Mangroves support entire ecosystems on the North coast of Peru. Find out more about this important plant, and what makes it so unique.
Characteristics of the tree
The mangroves are trees endowed with an extensive radicular system and an extraordinary tolerance to salt. These trees have roots fasteners, which act, at the same time, as respiratory and filtering structures for the exchange of gases in anaerobes (of little oxygen), and embryos capable of floating. Penetrate the soil, branch and emit a series of aerial roots in the form of stilts, which have a series of pores that allow them to incorporate nutrients and perform the exchange of gases. Its leaves are simple, elongated and coriaceous in consistency.
Mangrove trees and mangrove forests thrive in areas that are close to the sea, and within the range of coming and going tides. They live in two worlds at the same time, acting as a point of contact between the sea and the land. Mangroves act as a buffer and fence to capture sediments and alluvial material thus stabilizing the elevation of the land and promoting the construction of sediments in the tidal areas. It reproduces mainly through its roots which, when they reach the ground, give bloom into new stems and new branches which eventually become new plants. In this way, they can take over entire areas within an estuary. The plant can also reproduce with its seeds which germinate in muddy areas below the plants.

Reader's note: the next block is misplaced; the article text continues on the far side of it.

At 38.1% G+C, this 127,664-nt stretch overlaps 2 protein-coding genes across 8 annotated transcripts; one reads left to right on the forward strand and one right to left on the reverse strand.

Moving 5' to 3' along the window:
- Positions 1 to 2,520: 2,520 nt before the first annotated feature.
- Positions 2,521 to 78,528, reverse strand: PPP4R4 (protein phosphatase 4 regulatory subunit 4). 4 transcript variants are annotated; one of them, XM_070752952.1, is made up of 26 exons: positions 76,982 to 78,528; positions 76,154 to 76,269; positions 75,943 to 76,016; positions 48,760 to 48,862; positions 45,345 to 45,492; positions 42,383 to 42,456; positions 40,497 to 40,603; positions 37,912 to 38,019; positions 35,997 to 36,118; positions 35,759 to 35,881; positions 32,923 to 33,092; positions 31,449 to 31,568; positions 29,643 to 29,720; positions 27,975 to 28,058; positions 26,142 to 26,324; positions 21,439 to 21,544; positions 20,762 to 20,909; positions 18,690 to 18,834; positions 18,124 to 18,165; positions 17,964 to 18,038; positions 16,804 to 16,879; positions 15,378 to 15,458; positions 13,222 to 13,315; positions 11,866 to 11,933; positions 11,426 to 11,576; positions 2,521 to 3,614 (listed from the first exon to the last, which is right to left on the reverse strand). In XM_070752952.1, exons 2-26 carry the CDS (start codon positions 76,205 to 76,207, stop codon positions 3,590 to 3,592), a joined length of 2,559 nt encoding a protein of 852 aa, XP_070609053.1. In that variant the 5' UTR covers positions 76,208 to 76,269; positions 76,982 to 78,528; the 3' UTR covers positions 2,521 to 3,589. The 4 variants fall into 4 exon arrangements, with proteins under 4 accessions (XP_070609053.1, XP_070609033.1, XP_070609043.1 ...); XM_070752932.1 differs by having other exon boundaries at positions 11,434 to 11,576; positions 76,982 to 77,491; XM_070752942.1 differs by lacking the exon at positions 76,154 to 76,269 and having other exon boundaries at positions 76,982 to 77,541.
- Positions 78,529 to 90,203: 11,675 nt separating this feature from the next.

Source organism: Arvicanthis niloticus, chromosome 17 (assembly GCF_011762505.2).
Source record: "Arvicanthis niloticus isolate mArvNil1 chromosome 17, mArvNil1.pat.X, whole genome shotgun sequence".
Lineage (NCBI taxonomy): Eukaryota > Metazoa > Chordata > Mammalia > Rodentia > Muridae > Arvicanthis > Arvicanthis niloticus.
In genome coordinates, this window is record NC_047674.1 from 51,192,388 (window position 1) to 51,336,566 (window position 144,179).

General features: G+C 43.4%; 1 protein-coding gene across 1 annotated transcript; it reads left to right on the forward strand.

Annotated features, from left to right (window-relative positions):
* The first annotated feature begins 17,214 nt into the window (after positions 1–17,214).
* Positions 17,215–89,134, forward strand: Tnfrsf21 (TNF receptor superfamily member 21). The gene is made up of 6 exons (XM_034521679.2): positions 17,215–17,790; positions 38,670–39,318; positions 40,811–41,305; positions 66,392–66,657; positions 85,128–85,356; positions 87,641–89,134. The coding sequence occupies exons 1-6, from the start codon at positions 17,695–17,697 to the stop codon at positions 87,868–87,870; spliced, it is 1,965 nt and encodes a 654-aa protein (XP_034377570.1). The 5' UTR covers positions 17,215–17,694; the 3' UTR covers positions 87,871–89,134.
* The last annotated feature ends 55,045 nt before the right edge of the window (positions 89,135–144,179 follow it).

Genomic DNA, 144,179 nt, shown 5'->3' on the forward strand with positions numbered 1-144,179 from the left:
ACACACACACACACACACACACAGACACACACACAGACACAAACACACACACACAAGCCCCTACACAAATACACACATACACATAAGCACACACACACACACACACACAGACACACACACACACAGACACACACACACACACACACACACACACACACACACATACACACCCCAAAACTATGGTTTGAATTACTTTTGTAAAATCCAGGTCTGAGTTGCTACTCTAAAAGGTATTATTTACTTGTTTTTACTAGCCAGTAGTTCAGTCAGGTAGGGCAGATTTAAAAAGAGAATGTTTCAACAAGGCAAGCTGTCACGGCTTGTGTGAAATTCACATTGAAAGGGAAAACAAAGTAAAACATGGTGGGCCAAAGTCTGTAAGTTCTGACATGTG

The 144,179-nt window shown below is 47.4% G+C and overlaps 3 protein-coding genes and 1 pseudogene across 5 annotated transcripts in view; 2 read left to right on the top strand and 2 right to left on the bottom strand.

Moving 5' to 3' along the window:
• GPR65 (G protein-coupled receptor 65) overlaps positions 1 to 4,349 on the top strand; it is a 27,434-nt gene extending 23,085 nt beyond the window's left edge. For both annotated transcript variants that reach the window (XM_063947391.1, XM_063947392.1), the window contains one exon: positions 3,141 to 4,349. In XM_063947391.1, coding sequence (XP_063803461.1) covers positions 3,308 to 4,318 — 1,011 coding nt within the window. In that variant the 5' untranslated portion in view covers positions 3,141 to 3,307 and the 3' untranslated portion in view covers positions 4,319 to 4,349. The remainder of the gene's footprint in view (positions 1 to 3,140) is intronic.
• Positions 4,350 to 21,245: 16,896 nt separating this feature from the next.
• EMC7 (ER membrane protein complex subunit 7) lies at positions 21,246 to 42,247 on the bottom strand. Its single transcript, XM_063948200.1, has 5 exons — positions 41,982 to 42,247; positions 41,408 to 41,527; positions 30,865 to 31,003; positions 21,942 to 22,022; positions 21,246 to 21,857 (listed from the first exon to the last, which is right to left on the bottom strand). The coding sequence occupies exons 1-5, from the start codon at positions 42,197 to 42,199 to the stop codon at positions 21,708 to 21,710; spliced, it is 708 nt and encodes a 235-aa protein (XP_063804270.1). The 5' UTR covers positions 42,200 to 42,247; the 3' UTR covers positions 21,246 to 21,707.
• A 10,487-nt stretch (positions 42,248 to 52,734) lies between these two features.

A plant that supports an ecosystem
It is a wild tree that constitutes in itself a habitat for hundreds of species of birds, mammals, reptiles, fish and a great variety of marine creatures. Mangroves support extensive coastal food webs, provide stability on the shoreline, prevent erosion and protect against storms. The rapid expansion of the shrimp farming industry poses a threat to the mangroves of Tumbes. Despite this, the tree is still abundant within Peru.
Where it grows
Mangroves are distributed across the Americas from Florida in the United States to the northern tip of Peru. On the west coast of South America it grows as far south as Piura.
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